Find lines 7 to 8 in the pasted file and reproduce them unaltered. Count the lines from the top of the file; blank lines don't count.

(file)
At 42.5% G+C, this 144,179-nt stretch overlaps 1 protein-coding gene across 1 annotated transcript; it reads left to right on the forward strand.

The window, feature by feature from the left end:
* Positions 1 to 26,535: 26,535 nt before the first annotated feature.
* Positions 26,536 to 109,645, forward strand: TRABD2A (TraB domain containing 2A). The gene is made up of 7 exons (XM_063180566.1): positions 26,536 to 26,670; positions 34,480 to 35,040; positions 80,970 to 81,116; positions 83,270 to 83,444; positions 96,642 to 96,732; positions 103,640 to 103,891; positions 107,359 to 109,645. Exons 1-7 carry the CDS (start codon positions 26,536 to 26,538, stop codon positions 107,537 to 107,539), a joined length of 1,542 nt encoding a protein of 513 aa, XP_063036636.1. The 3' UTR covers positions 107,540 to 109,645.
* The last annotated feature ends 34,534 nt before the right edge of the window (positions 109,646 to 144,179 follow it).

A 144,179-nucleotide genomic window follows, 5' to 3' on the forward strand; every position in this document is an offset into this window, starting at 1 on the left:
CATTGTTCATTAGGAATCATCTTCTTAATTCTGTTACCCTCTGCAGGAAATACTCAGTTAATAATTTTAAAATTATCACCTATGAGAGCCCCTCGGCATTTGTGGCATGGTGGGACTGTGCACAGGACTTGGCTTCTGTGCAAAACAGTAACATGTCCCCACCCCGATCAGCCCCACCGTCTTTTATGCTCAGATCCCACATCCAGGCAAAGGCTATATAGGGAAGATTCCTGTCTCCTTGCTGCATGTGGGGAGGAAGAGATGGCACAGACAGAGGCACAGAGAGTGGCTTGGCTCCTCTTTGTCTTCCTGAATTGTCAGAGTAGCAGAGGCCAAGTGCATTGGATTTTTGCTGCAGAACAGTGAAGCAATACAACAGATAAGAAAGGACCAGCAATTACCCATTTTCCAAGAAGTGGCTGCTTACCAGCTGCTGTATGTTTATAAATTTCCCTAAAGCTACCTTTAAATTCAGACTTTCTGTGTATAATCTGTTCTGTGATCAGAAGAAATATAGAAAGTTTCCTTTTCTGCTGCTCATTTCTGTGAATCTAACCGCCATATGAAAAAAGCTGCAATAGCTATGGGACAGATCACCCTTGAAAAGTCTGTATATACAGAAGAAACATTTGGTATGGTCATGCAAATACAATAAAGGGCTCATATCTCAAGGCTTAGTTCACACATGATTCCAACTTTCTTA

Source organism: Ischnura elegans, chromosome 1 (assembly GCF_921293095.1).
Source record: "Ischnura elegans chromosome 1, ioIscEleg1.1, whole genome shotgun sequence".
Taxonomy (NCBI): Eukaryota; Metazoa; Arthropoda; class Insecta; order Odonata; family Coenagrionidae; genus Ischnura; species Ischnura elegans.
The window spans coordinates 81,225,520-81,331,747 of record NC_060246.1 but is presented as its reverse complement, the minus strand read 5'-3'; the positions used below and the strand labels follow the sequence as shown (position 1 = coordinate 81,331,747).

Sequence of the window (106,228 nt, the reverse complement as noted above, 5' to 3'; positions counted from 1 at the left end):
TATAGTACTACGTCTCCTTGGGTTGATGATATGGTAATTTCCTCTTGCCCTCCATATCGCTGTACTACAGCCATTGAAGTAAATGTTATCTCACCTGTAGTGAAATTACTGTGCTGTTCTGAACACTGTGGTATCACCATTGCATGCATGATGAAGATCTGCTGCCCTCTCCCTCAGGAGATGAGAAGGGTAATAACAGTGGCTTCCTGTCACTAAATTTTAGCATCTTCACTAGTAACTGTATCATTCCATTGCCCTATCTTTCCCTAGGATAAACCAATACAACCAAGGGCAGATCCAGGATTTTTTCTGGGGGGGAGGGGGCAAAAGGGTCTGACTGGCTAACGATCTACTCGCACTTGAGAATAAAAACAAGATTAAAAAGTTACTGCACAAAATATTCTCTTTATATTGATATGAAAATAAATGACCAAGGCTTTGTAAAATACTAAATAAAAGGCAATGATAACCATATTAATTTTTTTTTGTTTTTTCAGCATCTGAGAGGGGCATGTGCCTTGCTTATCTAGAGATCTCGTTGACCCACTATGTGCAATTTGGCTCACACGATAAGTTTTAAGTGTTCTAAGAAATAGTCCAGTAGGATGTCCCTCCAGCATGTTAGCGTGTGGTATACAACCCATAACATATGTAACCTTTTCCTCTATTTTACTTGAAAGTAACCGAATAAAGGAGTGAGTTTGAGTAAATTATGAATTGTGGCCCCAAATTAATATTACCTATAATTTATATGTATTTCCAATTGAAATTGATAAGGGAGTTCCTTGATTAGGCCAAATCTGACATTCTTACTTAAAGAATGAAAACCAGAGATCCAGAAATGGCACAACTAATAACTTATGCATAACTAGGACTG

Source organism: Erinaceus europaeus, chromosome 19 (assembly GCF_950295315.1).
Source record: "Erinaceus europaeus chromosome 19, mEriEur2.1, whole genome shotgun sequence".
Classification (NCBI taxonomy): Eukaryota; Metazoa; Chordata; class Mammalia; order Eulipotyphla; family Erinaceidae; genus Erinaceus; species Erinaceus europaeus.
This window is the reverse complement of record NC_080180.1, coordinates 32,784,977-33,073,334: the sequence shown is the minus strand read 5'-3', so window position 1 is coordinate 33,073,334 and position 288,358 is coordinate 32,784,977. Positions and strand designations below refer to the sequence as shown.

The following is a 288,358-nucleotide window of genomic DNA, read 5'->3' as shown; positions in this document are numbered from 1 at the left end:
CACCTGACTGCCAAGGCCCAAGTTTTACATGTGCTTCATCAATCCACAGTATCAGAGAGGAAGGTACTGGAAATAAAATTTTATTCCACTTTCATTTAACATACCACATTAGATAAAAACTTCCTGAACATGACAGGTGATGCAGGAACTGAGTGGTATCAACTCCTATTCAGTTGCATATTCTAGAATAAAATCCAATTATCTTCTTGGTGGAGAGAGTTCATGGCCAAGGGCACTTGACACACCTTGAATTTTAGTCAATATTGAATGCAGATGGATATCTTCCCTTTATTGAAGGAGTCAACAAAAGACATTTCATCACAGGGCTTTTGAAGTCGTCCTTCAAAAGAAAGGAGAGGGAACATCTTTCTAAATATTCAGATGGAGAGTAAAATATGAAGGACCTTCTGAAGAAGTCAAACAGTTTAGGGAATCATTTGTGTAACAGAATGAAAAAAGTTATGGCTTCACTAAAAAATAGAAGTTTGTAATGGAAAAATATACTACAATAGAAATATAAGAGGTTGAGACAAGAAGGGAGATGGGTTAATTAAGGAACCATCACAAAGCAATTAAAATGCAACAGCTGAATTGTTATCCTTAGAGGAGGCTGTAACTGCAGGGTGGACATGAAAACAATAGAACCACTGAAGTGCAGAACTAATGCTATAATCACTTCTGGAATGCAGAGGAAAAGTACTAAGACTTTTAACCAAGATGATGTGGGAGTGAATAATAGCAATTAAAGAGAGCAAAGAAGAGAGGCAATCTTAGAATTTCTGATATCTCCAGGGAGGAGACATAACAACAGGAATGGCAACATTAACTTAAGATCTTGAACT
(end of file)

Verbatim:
CATTGTTCATTAGGAATCATCTTCTTAATTCTGTTACCCTCTGCAGGAAATACTCAGTTAATAATTTTAAAATTATCACCTATGAGAGCCCCTCGGCATTTGTGGCATGGTGGGACTGTGCACAGGACTTGGCTTCTGTGCAAAACAGTAACATGTCCCCACCCCGATCAGCCCCACCGTCTTTTATGCTCAGATCCCACATCCAGGCAAAGGCTATATAGGGAAGATTCCTGTCTCCTTGCTGCATGTGGGGAGGAAGAGATGGCACAGACAGAGGCACAGAGAGTGGCTTGGCTCCTCTTTGTCTTCCTGAATTGTCAGAGTAGCAGAGGCCAAGTGCATTGGATTTTTGCTGCAGAACAGTGAAGCAATACAACAGATAAGAAAGGACCAGCAATTACCCATTTTCCAAGAAGTGGCTGCTTACCAGCTGCTGTATGTTTATAAATTTCCCTAAAGCTACCTTTAAATTCAGACTTTCTGTGTATAATCTGTTCTGTGATCAGAAGAAATATAGAAAGTTTCCTTTTCTGCTGCTCATTTCTGTGAATCTAACCGCCATATGAAAAAAGCTGCAATAGCTATGGGACAGATCACCCTTGAAAAGTCTGTATATACAGAAGAAACATTTGGTATGGTCATGCAAATACAATAAAGGGCTCATATCTCAAGGCTTAGTTCACACATGATTCCAACTTTCTTA

Source organism: Ischnura elegans, chromosome 1 (assembly GCF_921293095.1).